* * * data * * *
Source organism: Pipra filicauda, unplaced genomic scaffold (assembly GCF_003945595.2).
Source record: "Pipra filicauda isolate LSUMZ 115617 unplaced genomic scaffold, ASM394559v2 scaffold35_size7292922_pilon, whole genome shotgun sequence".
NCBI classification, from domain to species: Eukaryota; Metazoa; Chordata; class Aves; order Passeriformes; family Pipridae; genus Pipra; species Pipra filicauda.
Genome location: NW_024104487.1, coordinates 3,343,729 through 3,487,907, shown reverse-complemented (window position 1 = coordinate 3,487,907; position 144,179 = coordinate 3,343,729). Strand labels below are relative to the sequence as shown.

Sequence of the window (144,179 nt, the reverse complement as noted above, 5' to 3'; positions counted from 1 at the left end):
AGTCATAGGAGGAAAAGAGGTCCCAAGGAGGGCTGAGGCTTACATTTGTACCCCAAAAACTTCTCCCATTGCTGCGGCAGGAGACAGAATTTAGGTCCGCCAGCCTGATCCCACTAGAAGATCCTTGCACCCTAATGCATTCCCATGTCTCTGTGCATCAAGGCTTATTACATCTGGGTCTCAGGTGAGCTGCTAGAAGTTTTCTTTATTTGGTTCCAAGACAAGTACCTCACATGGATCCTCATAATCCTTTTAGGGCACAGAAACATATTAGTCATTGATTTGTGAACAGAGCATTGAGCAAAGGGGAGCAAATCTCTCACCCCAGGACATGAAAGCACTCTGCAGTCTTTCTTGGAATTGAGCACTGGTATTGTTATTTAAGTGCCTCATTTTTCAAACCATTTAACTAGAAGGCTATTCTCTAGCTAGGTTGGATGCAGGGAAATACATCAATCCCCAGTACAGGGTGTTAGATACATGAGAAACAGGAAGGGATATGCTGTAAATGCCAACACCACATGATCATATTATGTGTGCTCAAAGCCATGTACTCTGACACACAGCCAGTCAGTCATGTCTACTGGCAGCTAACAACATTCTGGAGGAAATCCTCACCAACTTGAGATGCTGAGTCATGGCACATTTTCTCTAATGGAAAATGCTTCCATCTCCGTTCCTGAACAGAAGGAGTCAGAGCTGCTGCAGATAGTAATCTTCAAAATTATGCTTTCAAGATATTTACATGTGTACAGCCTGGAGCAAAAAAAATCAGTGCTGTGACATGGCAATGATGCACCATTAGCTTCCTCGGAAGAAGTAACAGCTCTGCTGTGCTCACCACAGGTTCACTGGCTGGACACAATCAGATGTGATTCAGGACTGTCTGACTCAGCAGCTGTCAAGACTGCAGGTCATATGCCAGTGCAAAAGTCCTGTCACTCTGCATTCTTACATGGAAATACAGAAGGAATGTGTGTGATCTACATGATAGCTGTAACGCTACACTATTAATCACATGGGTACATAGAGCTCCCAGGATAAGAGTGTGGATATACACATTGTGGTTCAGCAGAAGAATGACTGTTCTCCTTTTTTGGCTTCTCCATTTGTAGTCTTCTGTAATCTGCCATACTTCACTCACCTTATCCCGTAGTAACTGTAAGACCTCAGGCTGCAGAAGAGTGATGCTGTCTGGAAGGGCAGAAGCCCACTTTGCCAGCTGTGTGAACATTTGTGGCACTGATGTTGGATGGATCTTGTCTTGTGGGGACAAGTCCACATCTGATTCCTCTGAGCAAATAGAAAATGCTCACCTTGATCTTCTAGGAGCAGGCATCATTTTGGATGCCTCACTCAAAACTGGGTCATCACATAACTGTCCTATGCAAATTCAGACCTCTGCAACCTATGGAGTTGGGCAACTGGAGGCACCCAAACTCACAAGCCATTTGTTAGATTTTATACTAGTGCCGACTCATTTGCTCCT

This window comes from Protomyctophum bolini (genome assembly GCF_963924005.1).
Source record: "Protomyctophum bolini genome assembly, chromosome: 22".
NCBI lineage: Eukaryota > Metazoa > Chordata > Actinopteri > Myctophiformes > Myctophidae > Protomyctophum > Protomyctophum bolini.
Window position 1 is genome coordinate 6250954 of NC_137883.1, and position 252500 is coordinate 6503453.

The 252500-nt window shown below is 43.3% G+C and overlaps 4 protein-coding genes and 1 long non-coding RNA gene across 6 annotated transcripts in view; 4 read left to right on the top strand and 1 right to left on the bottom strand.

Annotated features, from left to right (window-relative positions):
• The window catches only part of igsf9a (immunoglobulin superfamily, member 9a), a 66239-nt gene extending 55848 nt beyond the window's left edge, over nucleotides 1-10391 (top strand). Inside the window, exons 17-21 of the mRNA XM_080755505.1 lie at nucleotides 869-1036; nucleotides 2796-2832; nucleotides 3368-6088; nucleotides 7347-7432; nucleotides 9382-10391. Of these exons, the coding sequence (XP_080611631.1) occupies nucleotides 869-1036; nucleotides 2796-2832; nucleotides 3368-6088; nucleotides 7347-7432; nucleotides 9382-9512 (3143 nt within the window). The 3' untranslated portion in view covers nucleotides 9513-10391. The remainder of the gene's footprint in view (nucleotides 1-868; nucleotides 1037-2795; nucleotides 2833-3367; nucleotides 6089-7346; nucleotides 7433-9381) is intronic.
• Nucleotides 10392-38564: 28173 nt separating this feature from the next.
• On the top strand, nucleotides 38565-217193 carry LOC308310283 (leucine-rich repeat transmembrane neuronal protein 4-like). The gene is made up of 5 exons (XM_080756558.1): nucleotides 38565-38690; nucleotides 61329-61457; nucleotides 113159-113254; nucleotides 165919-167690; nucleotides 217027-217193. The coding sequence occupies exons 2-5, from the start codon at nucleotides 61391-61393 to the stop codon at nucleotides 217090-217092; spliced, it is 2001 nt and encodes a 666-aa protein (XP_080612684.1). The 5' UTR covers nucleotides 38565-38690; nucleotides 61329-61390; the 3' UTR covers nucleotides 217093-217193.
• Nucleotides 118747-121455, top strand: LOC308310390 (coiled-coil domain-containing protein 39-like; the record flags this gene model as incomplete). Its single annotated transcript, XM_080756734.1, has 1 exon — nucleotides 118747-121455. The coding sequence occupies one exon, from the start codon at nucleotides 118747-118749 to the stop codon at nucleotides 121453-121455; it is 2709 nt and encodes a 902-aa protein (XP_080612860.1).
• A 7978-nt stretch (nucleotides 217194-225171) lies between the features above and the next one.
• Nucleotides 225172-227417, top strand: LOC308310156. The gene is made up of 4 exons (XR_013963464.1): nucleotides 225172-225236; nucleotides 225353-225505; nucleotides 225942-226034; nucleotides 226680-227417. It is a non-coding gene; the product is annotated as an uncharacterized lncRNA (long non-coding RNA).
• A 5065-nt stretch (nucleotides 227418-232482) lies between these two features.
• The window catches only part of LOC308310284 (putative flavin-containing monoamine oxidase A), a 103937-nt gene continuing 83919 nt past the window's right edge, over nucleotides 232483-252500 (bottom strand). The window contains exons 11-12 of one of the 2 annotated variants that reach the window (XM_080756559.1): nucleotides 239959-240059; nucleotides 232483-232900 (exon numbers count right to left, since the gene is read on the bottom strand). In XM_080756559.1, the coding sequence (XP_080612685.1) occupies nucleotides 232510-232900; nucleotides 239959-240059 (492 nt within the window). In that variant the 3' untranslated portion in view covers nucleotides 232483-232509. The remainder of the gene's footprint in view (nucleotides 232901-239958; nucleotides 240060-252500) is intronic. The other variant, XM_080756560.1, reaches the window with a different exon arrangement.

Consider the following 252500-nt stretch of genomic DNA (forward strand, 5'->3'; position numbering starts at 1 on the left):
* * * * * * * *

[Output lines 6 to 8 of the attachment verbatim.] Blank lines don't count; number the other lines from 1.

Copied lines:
AGTCATAGGAGGAAAAGAGGTCCCAAGGAGGGCTGAGGCTTACATTTGTACCCCAAAAACTTCTCCCATTGCTGCGGCAGGAGACAGAATTTAGGTCCGCCAGCCTGATCCCACTAGAAGATCCTTGCACCCTAATGCATTCCCATGTCTCTGTGCATCAAGGCTTATTACATCTGGGTCTCAGGTGAGCTGCTAGAAGTTTTCTTTATTTGGTTCCAAGACAAGTACCTCACATGGATCCTCATAATCCTTTTAGGGCACAGAAACATATTAGTCATTGATTTGTGAACAGAGCATTGAGCAAAGGGGAGCAAATCTCTCACCCCAGGACATGAAAGCACTCTGCAGTCTTTCTTGGAATTGAGCACTGGTATTGTTATTTAAGTGCCTCATTTTTCAAACCATTTAACTAGAAGGCTATTCTCTAGCTAGGTTGGATGCAGGGAAATACATCAATCCCCAGTACAGGGTGTTAGATACATGAGAAACAGGAAGGGATATGCTGTAAATGCCAACACCACATGATCATATTATGTGTGCTCAAAGCCATGTACTCTGACACACAGCCAGTCAGTCATGTCTACTGGCAGCTAACAACATTCTGGAGGAAATCCTCACCAACTTGAGATGCTGAGTCATGGCACATTTTCTCTAATGGAAAATGCTTCCATCTCCGTTCCTGAACAGAAGGAGTCAGAGCTGCTGCAGATAGTAATCTTCAAAATTATGCTTTCAAGATATTTACATGTGTACAGCCTGGAGCAAAAAAAATCAGTGCTGTGACATGGCAATGATGCACCATTAGCTTCCTCGGAAGAAGTAACAGCTCTGCTGTGCTCACCACAGGTTCACTGGCTGGACACAATCAGATGTGATTCAGGACTGTCTGACTCAGCAGCTGTCAAGACTGCAGGTCATATGCCAGTGCAAAAGTCCTGTCACTCTGCATTCTTACATGGAAATACAGAAGGAATGTGTGTGATCTACATGATAGCTGTAACGCTACACTATTAATCACATGGGTACATAGAGCTCCCAGGATAAGAGTGTGGATATACACATTGTGGTTCAGCAGAAGAATGACTGTTCTCCTTTTTTGGCTTCTCCATTTGTAGTCTTCTGTAATCTGCCATACTTCACTCACCTTATCCCGTAGTAACTGTAAGACCTCAGGCTGCAGAAGAGTGATGCTGTCTGGAAGGGCAGAAGCCCACTTTGCCAGCTGTGTGAACATTTGTGGCACTGATGTTGGATGGATCTTGTCTTGTGGGGACAAGTCCACATCTGATTCCTCTGAGCAAATAGAAAATGCTCACCTTGATCTTCTAGGAGCAGGCATCATTTTGGATGCCTCACTCAAAACTGGGTCATCACATAACTGTCCTATGCAAATTCAGACCTCTGCAACCTATGGAGTTGGGCAACTGGAGGCACCCAAACTCACAAGCCATTTGTTAGATTTTATACTAGTGCCGACTCATTTGCTCCT

This window comes from Protomyctophum bolini (genome assembly GCF_963924005.1).
Source record: "Protomyctophum bolini genome assembly, chromosome: 22".